I ran across two interesting infographics today that I thought you might enjoy reading. One is fresh and will help you to live longer, the other lasts forever, but will not help you to do the same.
The first is watermelon whose season is near its end in these waning days of summer. For the record, watermelon is one of my favorite foods. I eat some virtually every day of the year. I am fortunate that I have food markets here in Chicago that get watermelon sent up from Mexico in the winter months. I love its natural sweetness.
The second is about a non-health food: Twinkies which is never out of season because its shelf-life is infinite.
I wrote a while back – A Love Letter to Hostess Ho-Ho’s and Twinkies – NOT. I don’t love its unnatural sweetness.
Back in 2012 when the Hostess baking company was possibly going under, I wrote A Love Letter to Hostess Ho Ho’s and Twinkies – NOT. That included a breakdown of what makes Hostess Ho Ho’s empty-caloried junk food. You can read mine and decide which is scarier, the Ho Ho’s or Twinkies.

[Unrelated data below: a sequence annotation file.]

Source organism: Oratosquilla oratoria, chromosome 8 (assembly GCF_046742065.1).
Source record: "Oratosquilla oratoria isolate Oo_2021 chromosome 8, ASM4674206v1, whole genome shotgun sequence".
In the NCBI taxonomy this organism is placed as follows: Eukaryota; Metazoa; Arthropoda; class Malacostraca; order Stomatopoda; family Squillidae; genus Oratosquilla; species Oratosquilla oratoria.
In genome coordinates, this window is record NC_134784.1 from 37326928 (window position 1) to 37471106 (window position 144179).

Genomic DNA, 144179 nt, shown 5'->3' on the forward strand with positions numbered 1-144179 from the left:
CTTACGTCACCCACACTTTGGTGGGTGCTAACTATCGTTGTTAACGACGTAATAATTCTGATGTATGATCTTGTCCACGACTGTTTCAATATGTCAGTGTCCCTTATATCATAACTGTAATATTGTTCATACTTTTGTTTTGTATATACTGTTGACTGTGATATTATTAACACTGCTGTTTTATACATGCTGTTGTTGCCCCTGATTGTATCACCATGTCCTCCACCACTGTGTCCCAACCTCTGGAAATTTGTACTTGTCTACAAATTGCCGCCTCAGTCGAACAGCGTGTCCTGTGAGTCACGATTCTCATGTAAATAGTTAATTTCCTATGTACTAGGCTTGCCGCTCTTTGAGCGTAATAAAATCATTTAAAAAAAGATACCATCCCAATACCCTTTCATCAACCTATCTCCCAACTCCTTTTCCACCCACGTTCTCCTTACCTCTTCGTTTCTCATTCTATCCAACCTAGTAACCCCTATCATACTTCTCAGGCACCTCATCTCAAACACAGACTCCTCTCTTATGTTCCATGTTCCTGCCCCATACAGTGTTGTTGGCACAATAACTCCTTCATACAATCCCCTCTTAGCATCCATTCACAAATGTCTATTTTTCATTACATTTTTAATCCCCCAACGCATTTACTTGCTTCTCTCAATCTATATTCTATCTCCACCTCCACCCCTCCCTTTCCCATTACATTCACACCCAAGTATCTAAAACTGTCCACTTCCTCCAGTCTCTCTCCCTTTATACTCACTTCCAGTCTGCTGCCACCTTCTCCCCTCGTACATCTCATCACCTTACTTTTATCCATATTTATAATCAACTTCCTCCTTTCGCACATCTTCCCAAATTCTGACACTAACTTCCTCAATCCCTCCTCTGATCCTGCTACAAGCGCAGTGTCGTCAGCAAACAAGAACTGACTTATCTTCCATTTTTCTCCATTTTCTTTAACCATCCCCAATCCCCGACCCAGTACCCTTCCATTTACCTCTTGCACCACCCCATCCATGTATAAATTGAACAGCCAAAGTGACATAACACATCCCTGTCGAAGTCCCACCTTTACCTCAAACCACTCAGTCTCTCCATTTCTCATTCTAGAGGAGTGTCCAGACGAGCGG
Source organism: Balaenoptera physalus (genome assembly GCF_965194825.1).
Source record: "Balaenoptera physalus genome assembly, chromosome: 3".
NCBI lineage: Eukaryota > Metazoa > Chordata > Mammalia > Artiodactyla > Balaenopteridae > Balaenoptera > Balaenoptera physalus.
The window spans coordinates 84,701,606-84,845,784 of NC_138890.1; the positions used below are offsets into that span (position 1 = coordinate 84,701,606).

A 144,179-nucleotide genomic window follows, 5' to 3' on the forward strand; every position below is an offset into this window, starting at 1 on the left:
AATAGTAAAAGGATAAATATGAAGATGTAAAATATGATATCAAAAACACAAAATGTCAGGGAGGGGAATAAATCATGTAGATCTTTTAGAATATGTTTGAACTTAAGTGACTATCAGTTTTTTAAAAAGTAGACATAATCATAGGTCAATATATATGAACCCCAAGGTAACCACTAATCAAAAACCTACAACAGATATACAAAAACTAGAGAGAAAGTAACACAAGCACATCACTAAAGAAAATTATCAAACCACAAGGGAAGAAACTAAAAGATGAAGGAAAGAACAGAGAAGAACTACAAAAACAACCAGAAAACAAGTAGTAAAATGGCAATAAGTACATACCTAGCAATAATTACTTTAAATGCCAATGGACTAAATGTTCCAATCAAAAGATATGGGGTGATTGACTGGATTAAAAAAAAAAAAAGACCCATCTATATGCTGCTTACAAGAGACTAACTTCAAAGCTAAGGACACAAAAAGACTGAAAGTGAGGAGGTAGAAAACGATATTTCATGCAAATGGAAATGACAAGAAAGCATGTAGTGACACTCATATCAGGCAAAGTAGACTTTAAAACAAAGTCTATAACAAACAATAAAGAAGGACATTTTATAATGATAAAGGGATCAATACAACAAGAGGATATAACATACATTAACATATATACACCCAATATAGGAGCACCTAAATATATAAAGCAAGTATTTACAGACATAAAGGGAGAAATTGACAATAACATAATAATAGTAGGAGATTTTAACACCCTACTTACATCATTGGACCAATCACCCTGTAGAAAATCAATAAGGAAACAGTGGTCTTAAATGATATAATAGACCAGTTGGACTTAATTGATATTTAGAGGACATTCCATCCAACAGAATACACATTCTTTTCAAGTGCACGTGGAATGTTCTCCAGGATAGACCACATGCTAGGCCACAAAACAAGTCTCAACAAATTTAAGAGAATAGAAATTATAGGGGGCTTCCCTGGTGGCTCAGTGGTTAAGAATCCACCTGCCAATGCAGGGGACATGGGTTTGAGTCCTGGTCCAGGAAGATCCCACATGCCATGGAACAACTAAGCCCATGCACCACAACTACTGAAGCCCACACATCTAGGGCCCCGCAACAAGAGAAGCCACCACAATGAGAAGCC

Herewith an infographic that takes apart Twinkies:
The new paradigm hypothesizes that sugar has adverse health effects above any purported role as “empty calories” promoting obesity. … Too much sugar does not just make us fat; it can also make us sick.
I have written about the ravages of sugar previously. Check out A love Letter to Hostess Ho Ho/s – NOT for further details.
Our Better Health
A recent study found a significant relationship between added sugar consumption and increased risk of death from cardiovascular disease.
A recent study reported in JAMA Internal Medicine found a significant relationship between added sugar consumption and increased risk death from cardiovascular disease. The new study is significant because previous studies have linked higher intake of added sugar with cardiovascular disease risk factors; this new study actually measured the association of overconsumption with increased risk of death, not just risk factors, from cardiovascular disease. By “added sugar overconsumption,” the authors refer to a total daily consumption of sugars added to products during manufacturing (ie, not naturally occurring sugars, as in fresh fruit) in excess of dietary limits recommended by experts. Past concerns revolved around obesity and dental cavities as the main health hazards.
The JAMA study noted that among US adults, percentage of daily calories from added sugar increased from 16%…
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